The Academy took the legal form of a joint-stock corporation established for 21 years under letters patent issued by the king. In reality, the founders were financing entertainment for themselves, with additional royal support. But the Academy was organized as a profit-making venture, and the subscription documents proclaimed that "the Undertakers will be Gainers at least five and twenty percent upon twenty percent of the Stock," an astonishing forecast given opera's perennial ability to lose money. Sixty-three people initially subscribed for shares and undertook to make additional investments as needed.
With the aim of attracting the finest vocal talent, Handel was directed to go to the Continent to engage singers, above all the alto castrato known as Senesino. In the fall of 1719 Handel visited Dresden's flourishing Italian opera community, and signed up several singers, including the soprano Margherita Durastanti and Senesino himself. Only Durastanti came in time for the opening production on April 2, 1720, of Giovanni Porta's Numitore. Before the month was over Handel's Radamisto had its premiere. Already the atmosphere brought out the best in Handel. The commentator Charles Burney called Radamisto "more solid, ingenious and full of fire than any drama which Handel had yet produced." Senesino made his debut the following fall in an opera by Francesco Bononcini and soon appeared in Radamisto in a version revised, in accordance with 18th-century practice, to reflect his particular vocal attributes. The main event of the next two seasons was the arrival of the renowned soprano Francesca Cuzzoni, who made a sensational debut in 1723 in a new Handel opera, Ottone. A month later the Academy paid a dividend of seven percent. It was the only dividend they ever paid.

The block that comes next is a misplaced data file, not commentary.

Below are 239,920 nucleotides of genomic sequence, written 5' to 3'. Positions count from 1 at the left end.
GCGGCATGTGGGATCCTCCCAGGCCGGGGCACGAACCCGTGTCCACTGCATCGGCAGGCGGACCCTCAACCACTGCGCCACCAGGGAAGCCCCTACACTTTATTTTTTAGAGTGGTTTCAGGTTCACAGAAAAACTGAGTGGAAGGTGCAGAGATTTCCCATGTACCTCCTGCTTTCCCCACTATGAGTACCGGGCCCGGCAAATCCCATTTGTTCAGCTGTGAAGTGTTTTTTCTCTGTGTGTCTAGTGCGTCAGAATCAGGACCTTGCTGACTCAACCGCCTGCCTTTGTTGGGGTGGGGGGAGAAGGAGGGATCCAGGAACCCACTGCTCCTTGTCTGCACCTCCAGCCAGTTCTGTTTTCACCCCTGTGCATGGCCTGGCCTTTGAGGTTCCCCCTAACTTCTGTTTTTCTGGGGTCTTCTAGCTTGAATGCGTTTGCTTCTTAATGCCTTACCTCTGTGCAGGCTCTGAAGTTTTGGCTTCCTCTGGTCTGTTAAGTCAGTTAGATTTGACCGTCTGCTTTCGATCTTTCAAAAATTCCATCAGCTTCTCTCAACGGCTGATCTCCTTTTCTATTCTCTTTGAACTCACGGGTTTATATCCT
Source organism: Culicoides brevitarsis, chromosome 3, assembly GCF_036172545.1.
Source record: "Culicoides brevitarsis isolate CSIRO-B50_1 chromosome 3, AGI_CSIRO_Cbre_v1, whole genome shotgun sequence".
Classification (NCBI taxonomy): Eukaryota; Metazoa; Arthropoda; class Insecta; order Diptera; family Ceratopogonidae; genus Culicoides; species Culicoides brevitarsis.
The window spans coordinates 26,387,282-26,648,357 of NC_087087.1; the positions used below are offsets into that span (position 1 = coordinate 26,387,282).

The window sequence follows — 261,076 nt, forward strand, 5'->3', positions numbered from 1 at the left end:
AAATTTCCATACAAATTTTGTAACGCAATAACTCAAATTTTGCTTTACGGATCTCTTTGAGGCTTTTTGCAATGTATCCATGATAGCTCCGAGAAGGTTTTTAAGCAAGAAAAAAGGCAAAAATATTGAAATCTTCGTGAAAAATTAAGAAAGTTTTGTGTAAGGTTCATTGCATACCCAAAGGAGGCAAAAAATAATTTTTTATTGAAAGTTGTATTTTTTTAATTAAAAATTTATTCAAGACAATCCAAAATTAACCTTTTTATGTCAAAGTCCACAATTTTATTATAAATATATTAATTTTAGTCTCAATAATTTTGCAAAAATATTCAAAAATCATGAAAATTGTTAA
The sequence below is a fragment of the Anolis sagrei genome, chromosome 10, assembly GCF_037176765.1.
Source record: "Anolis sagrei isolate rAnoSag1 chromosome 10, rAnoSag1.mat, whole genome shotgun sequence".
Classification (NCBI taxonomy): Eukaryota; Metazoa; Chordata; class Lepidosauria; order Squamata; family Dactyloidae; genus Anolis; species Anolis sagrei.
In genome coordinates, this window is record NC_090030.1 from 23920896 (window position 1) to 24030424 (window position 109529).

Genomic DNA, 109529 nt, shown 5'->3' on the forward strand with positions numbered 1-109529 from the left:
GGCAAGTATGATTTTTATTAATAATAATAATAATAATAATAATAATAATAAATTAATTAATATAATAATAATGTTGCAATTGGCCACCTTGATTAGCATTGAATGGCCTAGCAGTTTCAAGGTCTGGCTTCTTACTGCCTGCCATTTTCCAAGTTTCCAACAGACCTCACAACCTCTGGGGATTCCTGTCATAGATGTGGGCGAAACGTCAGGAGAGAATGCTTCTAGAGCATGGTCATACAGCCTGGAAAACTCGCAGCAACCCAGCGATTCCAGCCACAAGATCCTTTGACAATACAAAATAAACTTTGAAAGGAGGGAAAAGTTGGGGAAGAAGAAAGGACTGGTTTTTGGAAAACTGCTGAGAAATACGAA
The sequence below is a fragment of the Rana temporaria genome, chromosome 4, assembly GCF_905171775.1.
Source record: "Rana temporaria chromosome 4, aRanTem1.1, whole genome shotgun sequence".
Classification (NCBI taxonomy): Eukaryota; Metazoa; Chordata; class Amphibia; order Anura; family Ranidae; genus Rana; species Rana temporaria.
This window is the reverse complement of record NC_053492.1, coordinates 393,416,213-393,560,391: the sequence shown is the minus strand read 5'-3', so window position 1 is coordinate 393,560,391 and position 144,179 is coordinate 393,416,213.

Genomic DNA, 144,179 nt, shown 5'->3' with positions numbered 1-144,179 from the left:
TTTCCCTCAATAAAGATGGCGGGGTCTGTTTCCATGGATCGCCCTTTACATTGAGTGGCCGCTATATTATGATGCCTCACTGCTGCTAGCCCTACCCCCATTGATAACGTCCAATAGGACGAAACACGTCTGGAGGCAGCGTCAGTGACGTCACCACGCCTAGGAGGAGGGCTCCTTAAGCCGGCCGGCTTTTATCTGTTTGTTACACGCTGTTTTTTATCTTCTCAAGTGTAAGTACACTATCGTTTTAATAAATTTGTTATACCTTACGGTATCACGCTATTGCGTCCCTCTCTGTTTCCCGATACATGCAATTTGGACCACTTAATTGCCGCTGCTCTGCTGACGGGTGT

With the next opera, the Academy's period of greatest glory began. Giulio Cesare, which premiered in February 1724, was written in comparative leisure and its quality shows in its sumptuous melodies and sensuous treatment of sexual passion. It also offered the most rewarding music yet for the Academy's orchestra. Senesino sang the title role and Cuzzoni was Cleopatra. For Handel's next opera, Tamerlano, seen in October 1724, the two stars were joined by the outstanding tenor, Francesco Borosini, who took the compelling role of the doomed Ottoman emperor, Bajazet. Some were surprised that so important a role would go to a tenor rather than a castrato; one journalist couldn't resist saying that Borosini was not "cut out" for a singer. Borosini's involvement in the compositional process of Tamerlano went beyond simply providing vocal characteristics around which to tailor the music. He persuaded Handel to modify the ending by having Bajazet's suicide take place on stage; earlier, the emphasis was on the reaction of Bajazet's daughter to his death, in an aria. Borosini thus had a direct role in shaping the climax of Handel's most powerfully tragic opera.